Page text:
Learning by doing?
    There’s an idea that people seem to believe that you learn by doing, which is obvious that you should ‘learn by your mistakes’ or ‘learn by self-evaluation’. We all do it, but where are the real changes in our understanding of how to become a better coach?

    I have found that since 2013, I have learned more by educating others and analysing the game, while looking for better ways to improve our academy and the coaches within it.

    Why do I feel this way?

    When you are a coach, you are in charge of a team – the education of 16 players, 32 parents and your assistant(s). You have a job to coach for around 48 weeks and around 144 sessions. (3×48)
    From this, your development view may be skewed by results, parental opinion, club opinion and not necessarily what is best for the development of the individual players, and more focussed towards the development of the team structure to improve week to week.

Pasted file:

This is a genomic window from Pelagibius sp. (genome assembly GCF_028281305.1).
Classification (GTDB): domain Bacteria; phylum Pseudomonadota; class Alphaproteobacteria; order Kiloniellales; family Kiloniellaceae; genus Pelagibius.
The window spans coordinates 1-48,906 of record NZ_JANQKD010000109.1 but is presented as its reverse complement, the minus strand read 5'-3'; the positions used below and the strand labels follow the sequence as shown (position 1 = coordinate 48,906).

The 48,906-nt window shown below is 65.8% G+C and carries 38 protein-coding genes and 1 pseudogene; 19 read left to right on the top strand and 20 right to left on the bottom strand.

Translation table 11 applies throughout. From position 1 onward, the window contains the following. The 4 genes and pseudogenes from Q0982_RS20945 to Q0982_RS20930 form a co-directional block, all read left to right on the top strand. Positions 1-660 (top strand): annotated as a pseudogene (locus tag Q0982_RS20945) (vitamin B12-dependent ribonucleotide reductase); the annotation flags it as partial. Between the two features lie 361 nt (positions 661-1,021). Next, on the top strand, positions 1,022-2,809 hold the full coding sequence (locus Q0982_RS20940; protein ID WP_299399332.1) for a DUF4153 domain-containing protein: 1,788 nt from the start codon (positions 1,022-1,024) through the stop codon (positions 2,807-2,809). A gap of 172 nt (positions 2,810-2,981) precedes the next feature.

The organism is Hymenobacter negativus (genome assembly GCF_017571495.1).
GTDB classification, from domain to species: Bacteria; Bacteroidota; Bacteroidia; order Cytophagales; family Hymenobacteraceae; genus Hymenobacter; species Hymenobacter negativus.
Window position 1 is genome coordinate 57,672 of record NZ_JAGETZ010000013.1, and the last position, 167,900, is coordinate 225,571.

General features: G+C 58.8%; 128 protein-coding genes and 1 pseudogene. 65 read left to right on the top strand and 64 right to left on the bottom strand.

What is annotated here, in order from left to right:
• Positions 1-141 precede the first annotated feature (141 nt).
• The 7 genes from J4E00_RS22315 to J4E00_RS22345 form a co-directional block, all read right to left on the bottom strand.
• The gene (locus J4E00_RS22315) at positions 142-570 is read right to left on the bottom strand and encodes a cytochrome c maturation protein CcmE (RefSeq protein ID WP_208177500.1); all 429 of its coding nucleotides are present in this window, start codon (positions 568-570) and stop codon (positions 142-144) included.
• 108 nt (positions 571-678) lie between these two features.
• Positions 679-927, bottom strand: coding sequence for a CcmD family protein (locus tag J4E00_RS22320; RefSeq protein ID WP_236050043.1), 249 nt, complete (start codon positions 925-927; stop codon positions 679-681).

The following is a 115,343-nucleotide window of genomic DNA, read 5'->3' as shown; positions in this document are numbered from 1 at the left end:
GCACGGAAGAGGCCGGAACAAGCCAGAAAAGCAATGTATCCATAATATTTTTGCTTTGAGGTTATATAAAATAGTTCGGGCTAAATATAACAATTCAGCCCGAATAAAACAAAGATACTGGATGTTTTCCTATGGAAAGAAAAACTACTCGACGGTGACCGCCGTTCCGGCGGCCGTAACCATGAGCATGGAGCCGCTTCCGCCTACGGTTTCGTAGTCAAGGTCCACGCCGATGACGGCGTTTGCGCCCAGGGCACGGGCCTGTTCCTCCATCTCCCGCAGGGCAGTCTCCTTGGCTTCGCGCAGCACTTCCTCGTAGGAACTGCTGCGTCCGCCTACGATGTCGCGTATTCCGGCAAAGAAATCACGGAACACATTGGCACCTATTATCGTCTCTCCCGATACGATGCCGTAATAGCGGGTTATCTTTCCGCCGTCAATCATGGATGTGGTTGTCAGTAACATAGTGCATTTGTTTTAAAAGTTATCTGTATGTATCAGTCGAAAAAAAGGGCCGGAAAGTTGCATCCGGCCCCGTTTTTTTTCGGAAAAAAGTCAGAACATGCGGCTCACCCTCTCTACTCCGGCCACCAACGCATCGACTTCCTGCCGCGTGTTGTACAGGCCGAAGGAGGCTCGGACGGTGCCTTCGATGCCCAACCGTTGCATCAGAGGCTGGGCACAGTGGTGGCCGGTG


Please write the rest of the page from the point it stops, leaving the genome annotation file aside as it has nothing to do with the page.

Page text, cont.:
I’ve seen and heard many coaches structuring training by “what did we do badly at the weekend”.
    To me, this is an inefficient approach to take.

    Why? You get inconsistent performances in youth players, regardless of ability level. A 2 minute burst of genius by a good player during an otherwise poor performance, bad change made by the opponent or even a simple mistake can change the outcome of a match or your feeling towards it. You’ll normally look for positives to build upon, while looking for things to improve.

    As a TD of a club with over 120 coaches, 12 FT coaching staff, and 14 teams in Delhi (we have others I don’t see too regularly in 5 other cities due to commuting time), I have to look deep into the long term development of my coaches, to ensure our players are able to develop to be educated, technical players who at 16-19 are able to become professional footballers.

    To do this, I’ve had to develop as a coach; without coaching with the same regularity in my first 11 years of work.
    How have I developed more without coaching?